2016 Scouting Report: Devontae Booker, RB, Utah

Second Level Speed

Booker has solid speed, but it’s not close to elite. Booker hasn’t run a 40 due to injury, but the tape gives pretty clear examples that his speed isn’t one of his most spectacular attributes. He didn’t have a lot of opportunities on the tape on breakaway runs, but there are two plays below that illustrate this:

The first play above shows Booker breaking away with a step on defenders, but he’s unable to finish off the run and gets taken down from behind by an LB. The second run, against Cal, is quite impressive, but at the NFL level he probably gets pushed out of bounds by the defender that contacts him.


During the six games watched, Booker fumbled the ball twice. The first fumble was due to a well timed punch by a defensive tackle, while the second time he was concentrating on turning upfield, but lost the ball when his hand hit the ground. That lack of concentration could become an issue at the next level, but there weren’t any severe ball security issues that Booker displayed during his time at Utah.

Passing Game

Pass Blocking

As a pass blocker, Booker needs to show better technique. He is generally good at identifying which defender to block. However, he struggles to get a good punch on blitzers, and shows poor technique on cut blocks, as seen in the plays below:

The first block is very impressive from Booker, and it shows his mental processing ability while blocking. He first pushes on defender on to his lineman, and then moves to another defender. This is an advanced concept, and great work by Booker.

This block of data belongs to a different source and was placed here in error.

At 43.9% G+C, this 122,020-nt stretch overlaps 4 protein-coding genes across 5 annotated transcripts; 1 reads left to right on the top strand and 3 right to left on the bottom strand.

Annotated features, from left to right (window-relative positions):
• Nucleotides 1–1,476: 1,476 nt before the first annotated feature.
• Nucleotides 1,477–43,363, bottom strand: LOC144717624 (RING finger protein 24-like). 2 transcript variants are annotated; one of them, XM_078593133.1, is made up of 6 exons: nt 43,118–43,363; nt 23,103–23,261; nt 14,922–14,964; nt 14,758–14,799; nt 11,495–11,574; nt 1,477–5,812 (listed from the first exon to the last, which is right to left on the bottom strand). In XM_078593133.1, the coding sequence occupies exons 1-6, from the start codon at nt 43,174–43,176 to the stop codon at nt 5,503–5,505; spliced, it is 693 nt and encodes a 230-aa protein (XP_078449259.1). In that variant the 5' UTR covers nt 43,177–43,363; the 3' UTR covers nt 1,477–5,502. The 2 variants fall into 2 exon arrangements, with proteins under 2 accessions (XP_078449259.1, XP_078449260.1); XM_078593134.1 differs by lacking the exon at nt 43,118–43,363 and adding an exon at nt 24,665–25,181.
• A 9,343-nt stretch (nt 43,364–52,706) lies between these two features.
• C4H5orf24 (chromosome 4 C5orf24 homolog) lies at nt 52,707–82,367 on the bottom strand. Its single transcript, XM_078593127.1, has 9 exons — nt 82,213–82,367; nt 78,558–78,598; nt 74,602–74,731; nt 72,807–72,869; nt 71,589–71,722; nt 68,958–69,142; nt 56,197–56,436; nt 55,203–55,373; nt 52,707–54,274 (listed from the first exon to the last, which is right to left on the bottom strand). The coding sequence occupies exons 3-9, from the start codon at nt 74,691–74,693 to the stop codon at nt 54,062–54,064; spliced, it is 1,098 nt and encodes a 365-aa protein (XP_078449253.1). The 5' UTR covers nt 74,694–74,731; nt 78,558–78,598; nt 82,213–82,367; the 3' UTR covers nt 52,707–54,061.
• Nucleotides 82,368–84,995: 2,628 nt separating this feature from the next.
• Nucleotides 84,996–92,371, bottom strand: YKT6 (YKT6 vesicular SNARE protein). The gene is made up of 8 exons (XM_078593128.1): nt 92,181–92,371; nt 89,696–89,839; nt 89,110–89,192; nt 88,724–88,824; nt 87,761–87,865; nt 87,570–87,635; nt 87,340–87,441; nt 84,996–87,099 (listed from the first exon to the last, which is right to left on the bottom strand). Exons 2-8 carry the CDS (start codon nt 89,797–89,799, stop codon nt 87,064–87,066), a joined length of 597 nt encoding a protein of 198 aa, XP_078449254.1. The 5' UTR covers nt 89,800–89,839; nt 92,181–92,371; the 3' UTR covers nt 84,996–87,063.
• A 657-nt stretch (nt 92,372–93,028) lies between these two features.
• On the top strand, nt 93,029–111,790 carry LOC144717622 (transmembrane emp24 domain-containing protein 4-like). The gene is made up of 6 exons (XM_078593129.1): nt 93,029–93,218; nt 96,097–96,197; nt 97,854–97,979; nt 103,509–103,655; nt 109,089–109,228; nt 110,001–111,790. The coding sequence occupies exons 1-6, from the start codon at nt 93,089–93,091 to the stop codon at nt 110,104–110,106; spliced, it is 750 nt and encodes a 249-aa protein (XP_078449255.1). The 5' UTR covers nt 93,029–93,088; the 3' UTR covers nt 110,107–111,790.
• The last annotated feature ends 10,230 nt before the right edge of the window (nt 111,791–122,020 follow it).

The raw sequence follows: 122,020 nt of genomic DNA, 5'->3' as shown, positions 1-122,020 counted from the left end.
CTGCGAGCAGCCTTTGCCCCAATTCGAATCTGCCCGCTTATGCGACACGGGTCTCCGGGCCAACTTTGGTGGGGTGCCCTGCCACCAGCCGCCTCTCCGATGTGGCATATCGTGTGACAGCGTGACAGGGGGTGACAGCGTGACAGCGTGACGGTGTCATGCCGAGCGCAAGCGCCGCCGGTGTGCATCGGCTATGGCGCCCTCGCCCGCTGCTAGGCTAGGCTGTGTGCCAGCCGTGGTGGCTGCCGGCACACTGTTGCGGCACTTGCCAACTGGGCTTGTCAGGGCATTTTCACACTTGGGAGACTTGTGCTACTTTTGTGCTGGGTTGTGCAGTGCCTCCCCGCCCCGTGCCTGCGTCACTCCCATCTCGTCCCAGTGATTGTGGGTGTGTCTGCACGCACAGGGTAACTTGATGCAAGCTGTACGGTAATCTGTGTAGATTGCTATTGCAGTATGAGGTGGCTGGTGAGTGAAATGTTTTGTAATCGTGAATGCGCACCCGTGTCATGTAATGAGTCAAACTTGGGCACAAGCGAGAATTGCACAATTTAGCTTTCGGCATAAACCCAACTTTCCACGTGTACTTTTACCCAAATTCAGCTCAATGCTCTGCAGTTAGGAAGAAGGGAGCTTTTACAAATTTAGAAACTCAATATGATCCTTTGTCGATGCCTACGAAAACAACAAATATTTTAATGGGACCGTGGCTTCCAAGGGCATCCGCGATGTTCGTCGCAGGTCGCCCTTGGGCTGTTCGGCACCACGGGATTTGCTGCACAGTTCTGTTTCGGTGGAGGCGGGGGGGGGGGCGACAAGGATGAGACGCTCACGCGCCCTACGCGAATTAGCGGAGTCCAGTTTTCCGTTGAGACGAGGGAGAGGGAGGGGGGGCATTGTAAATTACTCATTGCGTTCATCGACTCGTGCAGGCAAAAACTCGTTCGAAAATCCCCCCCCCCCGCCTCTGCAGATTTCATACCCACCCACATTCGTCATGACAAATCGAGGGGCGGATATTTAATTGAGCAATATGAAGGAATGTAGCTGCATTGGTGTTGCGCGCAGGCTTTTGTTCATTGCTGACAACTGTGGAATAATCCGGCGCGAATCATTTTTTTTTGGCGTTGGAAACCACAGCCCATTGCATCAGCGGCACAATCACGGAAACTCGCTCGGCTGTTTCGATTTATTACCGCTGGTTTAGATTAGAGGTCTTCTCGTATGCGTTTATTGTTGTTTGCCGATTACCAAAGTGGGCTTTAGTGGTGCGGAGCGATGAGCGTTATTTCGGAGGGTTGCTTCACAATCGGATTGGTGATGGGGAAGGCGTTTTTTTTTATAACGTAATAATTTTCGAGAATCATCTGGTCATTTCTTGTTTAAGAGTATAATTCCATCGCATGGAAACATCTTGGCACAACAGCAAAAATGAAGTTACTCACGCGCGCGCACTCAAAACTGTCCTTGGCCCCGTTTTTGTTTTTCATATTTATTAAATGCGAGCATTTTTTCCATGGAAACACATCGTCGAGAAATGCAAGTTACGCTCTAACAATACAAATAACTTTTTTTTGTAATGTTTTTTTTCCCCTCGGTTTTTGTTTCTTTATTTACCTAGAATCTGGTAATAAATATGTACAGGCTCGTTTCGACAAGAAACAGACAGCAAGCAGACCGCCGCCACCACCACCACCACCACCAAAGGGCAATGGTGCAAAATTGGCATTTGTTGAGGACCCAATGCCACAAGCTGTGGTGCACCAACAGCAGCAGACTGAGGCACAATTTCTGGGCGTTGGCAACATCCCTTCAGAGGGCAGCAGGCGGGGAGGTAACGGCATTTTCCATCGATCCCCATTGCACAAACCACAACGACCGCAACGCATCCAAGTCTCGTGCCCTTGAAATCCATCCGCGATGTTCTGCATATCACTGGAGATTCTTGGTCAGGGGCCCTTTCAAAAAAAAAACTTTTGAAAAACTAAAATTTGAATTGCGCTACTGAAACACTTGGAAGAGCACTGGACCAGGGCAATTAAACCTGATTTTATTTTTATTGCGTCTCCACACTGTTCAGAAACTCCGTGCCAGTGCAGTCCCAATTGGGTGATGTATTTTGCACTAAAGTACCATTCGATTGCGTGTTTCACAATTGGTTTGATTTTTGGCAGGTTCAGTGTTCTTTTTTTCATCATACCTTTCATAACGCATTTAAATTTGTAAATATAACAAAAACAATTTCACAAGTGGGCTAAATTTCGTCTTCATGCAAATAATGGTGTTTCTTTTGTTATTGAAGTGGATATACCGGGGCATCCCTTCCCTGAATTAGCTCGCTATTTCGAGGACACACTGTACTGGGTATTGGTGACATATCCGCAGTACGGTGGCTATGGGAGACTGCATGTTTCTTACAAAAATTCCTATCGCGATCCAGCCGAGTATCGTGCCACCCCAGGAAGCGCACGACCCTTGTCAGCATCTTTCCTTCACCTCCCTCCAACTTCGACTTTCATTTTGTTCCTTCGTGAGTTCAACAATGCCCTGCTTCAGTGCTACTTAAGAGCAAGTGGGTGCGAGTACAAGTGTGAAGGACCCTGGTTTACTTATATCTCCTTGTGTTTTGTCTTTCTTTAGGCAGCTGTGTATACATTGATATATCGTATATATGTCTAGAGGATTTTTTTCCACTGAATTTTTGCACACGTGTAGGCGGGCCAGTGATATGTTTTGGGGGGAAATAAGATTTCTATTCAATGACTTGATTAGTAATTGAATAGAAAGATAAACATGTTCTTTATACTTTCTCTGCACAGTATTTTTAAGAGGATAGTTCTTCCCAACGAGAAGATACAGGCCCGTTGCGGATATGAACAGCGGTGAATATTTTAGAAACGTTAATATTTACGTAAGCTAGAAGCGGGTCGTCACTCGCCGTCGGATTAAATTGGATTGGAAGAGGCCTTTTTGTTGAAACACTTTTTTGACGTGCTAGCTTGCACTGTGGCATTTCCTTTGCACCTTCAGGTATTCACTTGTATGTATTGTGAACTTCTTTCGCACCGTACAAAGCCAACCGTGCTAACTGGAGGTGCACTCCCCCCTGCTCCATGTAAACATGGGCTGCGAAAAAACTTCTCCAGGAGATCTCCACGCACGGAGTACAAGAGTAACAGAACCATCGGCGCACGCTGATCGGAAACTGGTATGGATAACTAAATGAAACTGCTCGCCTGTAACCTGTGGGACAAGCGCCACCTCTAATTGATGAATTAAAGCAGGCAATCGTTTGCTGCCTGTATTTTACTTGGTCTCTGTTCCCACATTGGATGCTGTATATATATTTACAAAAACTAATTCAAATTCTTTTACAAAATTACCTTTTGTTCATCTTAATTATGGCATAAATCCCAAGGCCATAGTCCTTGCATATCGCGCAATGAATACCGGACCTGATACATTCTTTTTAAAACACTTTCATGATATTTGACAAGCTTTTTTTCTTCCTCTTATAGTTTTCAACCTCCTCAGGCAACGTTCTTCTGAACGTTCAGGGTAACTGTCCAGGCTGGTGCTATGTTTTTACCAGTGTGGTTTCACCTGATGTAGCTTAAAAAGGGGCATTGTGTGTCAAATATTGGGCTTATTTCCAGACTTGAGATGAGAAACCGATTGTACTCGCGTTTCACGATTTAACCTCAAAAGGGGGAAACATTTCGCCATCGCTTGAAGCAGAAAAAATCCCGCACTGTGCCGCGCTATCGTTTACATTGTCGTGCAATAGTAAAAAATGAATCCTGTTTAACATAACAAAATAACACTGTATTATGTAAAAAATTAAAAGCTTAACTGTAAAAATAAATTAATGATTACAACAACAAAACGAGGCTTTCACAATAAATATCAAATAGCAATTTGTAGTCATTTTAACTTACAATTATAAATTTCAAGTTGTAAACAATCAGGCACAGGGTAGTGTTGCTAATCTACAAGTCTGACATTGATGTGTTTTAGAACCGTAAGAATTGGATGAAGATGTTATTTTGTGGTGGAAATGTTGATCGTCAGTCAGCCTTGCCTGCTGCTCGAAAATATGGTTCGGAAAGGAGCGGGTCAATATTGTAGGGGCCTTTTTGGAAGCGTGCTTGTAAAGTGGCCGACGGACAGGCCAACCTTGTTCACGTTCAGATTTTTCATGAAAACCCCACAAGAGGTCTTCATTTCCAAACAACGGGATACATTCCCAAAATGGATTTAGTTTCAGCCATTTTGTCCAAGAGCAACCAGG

Despite consistently knowing where he should be blocking, Booker clearly lacked initial strength as a blocker. Multiple times on tape he got knocked back by defenders or disengaged from immediately, such as in plays two and three. These are issues Booker will need to shore up, as pass blocking is important for RBs on third downs.

Booker’s cut blocking was typically atrocious. Perhaps his best cut block came against Michigan in the fourth play, but even then he isn’t showing great technique as he attacks the wrong hip of the defender (although it is successful). There were way too many plays where Booker ended up at the feet of the defender to whiff completely, such as the fifth play above.

Article continues on the next page.

Matt Fries

Matt fell in love with football as a young kid, but his passion for the strategy on the game flourished as a hobby during his time in college. Now graduated, Matt loves scouting individual players as well as breaking down strategies teams use to create winning plays. For all of Matt's articles: <strong><a href="http://nflbreakdowns.com/author/MattFries/">Click Here</a>.</strong>